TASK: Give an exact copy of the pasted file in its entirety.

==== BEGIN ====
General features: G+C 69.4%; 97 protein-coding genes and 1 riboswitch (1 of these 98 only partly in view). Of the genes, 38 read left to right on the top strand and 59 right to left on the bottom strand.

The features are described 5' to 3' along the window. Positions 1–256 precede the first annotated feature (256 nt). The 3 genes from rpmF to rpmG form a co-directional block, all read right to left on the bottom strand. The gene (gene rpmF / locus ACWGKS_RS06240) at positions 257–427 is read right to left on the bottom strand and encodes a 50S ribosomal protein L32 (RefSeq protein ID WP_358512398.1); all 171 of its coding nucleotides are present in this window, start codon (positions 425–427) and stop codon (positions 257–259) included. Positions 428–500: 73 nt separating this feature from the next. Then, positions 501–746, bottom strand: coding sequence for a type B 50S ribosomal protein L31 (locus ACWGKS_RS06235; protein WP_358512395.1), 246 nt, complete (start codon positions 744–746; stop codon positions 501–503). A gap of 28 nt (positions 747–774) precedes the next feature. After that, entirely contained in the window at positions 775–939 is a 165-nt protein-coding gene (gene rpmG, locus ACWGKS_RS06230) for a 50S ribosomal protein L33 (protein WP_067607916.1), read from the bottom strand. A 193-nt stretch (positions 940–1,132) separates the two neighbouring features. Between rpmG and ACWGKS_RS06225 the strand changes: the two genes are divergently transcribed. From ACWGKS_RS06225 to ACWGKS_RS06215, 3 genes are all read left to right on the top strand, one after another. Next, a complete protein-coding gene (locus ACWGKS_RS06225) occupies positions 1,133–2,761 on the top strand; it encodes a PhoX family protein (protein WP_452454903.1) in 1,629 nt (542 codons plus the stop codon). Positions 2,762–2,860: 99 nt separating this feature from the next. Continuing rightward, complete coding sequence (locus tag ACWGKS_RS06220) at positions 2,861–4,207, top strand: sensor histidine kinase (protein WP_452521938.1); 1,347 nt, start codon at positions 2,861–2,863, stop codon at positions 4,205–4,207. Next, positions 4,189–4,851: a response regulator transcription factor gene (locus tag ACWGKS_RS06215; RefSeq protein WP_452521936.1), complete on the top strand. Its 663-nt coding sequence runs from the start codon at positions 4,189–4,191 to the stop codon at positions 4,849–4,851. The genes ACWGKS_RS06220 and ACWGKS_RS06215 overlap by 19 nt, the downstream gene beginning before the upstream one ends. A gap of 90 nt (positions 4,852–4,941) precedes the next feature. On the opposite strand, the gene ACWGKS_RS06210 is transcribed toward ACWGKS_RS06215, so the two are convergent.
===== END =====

General features: G+C 69.4%; 97 protein-coding genes and 1 riboswitch (1 of these 98 only partly in view). Of the genes, 38 read left to right on the top strand and 59 right to left on the bottom strand.

The features are described 5' to 3' along the window. Positions 1–256 precede the first annotated feature (256 nt). The 3 genes from rpmF to rpmG form a co-directional block, all read right to left on the bottom strand. The gene (gene rpmF / locus ACWGKS_RS06240) at positions 257–427 is read right to left on the bottom strand and encodes a 50S ribosomal protein L32 (RefSeq protein ID WP_358512398.1); all 171 of its coding nucleotides are present in this window, start codon (positions 425–427) and stop codon (positions 257–259) included. Positions 428–500: 73 nt separating this feature from the next. Then, positions 501–746, bottom strand: coding sequence for a type B 50S ribosomal protein L31 (locus ACWGKS_RS06235; protein WP_358512395.1), 246 nt, complete (start codon positions 744–746; stop codon positions 501–503). A gap of 28 nt (positions 747–774) precedes the next feature. After that, entirely contained in the window at positions 775–939 is a 165-nt protein-coding gene (gene rpmG, locus ACWGKS_RS06230) for a 50S ribosomal protein L33 (protein WP_067607916.1), read from the bottom strand. A 193-nt stretch (positions 940–1,132) separates the two neighbouring features. Between rpmG and ACWGKS_RS06225 the strand changes: the two genes are divergently transcribed. From ACWGKS_RS06225 to ACWGKS_RS06215, 3 genes are all read left to right on the top strand, one after another. Next, a complete protein-coding gene (locus ACWGKS_RS06225) occupies positions 1,133–2,761 on the top strand; it encodes a PhoX family protein (protein WP_452454903.1) in 1,629 nt (542 codons plus the stop codon). Positions 2,762–2,860: 99 nt separating this feature from the next. Continuing rightward, complete coding sequence (locus tag ACWGKS_RS06220) at positions 2,861–4,207, top strand: sensor histidine kinase (protein WP_452521938.1); 1,347 nt, start codon at positions 2,861–2,863, stop codon at positions 4,205–4,207. Next, positions 4,189–4,851: a response regulator transcription factor gene (locus tag ACWGKS_RS06215; RefSeq protein WP_452521936.1), complete on the top strand. Its 663-nt coding sequence runs from the start codon at positions 4,189–4,191 to the stop codon at positions 4,849–4,851. The genes ACWGKS_RS06220 and ACWGKS_RS06215 overlap by 19 nt, the downstream gene beginning before the upstream one ends. A gap of 90 nt (positions 4,852–4,941) precedes the next feature. On the opposite strand, the gene ACWGKS_RS06210 is transcribed toward ACWGKS_RS06215, so the two are convergent.